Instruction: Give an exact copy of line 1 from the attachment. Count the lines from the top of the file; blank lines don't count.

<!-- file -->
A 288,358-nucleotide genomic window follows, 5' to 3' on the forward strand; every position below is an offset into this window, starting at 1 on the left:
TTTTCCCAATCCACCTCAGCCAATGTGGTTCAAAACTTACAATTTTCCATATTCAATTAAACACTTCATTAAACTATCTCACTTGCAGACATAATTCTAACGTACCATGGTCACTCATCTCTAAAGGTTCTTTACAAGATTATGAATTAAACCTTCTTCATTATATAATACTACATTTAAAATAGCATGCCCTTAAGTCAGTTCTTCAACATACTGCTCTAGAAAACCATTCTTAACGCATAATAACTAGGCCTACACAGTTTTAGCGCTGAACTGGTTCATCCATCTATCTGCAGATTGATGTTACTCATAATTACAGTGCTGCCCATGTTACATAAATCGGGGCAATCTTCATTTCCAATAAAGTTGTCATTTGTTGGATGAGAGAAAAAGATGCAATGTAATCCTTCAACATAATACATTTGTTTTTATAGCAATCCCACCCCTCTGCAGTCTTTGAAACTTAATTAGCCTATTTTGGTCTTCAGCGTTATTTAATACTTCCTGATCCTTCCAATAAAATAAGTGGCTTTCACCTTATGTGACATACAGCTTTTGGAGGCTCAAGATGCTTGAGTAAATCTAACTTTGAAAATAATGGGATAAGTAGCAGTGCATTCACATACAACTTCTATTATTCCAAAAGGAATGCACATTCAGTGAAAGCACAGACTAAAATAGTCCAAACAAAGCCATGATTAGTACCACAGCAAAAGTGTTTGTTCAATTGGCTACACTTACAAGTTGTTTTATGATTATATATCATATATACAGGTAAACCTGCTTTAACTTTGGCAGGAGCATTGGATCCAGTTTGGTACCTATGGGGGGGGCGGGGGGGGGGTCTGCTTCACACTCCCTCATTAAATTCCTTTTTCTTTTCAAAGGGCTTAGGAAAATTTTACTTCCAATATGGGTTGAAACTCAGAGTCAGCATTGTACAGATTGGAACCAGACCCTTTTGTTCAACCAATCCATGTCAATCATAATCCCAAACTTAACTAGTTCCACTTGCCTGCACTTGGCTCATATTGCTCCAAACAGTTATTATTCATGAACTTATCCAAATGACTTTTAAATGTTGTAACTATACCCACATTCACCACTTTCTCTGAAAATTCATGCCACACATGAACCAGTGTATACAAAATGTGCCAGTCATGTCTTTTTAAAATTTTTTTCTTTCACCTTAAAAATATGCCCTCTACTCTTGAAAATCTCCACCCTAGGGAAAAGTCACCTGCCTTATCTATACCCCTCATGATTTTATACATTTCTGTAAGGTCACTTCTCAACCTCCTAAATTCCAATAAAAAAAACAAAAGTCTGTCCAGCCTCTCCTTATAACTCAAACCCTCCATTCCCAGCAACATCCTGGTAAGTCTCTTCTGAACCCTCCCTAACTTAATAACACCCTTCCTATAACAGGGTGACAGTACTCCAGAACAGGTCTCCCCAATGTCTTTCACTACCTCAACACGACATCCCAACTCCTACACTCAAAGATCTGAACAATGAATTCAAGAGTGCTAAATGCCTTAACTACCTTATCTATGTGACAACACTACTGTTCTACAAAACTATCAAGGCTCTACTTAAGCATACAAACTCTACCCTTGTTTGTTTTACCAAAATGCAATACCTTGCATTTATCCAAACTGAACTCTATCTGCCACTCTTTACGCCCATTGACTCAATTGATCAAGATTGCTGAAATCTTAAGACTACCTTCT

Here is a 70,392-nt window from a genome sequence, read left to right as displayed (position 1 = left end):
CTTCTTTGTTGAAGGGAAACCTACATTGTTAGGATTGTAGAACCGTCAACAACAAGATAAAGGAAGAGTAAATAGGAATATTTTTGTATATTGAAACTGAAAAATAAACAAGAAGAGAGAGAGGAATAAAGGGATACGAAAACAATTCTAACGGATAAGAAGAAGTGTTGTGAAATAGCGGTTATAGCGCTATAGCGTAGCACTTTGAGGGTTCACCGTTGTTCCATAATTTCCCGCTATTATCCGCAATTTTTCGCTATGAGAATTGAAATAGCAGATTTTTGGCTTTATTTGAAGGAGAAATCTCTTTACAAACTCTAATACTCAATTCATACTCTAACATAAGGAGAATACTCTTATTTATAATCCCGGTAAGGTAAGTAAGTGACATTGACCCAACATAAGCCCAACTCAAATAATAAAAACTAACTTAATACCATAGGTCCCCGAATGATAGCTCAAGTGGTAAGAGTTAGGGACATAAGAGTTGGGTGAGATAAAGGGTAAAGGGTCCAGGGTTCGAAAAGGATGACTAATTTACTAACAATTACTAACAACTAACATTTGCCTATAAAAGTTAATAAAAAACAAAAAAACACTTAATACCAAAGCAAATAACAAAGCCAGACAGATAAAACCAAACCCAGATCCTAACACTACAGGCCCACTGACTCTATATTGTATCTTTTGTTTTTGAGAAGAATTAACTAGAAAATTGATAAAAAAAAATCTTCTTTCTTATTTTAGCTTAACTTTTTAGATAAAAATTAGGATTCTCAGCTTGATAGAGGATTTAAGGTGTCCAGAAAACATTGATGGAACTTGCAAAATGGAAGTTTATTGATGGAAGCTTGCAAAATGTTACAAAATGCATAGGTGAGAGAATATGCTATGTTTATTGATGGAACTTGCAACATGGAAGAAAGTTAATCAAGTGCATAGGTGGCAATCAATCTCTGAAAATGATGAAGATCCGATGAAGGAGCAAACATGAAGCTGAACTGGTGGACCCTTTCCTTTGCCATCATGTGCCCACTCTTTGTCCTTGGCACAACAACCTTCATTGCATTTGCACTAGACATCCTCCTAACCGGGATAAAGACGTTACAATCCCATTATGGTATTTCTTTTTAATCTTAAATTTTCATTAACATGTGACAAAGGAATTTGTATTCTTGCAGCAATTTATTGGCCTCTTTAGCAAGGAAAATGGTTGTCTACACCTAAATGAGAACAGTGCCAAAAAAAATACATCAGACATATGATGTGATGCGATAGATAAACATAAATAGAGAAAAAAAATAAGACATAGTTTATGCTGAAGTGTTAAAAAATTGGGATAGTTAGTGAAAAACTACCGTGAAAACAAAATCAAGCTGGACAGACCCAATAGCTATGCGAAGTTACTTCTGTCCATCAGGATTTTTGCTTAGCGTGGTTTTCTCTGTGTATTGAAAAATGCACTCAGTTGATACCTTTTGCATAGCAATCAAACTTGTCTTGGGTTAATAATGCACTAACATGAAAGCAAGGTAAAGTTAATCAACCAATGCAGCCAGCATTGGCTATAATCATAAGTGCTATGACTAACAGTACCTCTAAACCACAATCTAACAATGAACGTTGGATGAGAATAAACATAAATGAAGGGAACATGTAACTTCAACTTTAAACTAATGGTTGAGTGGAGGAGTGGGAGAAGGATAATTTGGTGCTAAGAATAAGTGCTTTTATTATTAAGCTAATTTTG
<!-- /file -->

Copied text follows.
A 288,358-nucleotide genomic window follows, 5' to 3' on the forward strand; every position below is an offset into this window, starting at 1 on the left: